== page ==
BASICS: TWENTIETH CENTURY ASSUMPTIONS | nationalsalvation.net
When I said that we couldn't assume that non-whites have the same "self" we do, I remembered that that exact point was reached thirty years ago in Public Choice theory, in which Nobel Prizes have been given out. Before Public Choice, a graduated income tax was justified on the basis on the higher marginal utility of money. It was agreed that the SAME PERSON needed his first dollar more than he need his billionth dollar.
A person needs his first dollars just to stay alive. He uses his first dollars for what he needs most, and his later dollars progressively less urgent purposes. So far, so good.
But with Public Choice, it was realized that, while this principle works fine for a rational individual, it does NOT work BETWEEN individuals. An old-style Trappist monk had no use at all for those extra dollars, though the first ones were essential. Some people literally LIVE for money. Others, once their basic needs are met, literally couldn't care less.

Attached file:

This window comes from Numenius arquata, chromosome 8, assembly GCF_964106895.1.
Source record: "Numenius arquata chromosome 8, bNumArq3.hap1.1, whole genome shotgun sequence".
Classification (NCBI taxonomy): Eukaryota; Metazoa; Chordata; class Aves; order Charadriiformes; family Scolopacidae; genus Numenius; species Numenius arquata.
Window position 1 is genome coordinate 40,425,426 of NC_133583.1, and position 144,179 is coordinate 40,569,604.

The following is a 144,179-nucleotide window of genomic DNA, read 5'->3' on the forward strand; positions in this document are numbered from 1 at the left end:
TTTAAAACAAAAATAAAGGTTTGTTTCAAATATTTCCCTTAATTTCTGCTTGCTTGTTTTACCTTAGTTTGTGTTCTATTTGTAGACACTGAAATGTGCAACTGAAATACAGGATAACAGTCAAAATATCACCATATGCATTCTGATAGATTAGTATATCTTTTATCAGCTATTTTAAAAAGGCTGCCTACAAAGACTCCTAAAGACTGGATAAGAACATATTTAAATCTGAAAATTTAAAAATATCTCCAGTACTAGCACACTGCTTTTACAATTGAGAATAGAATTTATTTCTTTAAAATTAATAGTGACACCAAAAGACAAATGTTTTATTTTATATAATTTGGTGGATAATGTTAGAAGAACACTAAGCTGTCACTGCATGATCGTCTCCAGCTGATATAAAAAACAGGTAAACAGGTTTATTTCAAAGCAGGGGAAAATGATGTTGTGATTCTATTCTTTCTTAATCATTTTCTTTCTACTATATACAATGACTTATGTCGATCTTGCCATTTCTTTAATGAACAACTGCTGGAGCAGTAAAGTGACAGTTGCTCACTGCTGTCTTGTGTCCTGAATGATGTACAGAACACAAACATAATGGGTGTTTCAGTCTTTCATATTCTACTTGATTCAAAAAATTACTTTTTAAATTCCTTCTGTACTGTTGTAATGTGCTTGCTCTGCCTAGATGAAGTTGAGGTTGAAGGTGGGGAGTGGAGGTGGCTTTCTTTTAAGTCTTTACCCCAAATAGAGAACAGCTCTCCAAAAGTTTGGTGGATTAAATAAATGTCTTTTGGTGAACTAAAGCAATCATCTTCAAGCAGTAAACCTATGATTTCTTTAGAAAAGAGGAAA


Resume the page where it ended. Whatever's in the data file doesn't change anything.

Even leftists in the field agreed with this.
One critical thing about this decision that one could deal in interpersonal utility was that it was a conclusion reached on absolutely, purely twentieth-century assumptions. They knew nothing about the huge proportion of sociopaths in our society. Everybody assumed that under every skull, and not just human skulls, there was a self exactly like you and me.
And I didn't say "under every HUMAN skull." In the twentieth century, a bird had a self just like yours and mine, but without the frontal lobe:
1) All animals were equal except for IQ;
2) Among humans, IQ was not important AND was all the same, both.
Taken together, this reflects a mentality of exactly the same level that bled a patient to cure pneumonia.
You don't COMPROMISE with a doctor who uses bleeding to cure pneumonia. You institutionalize him.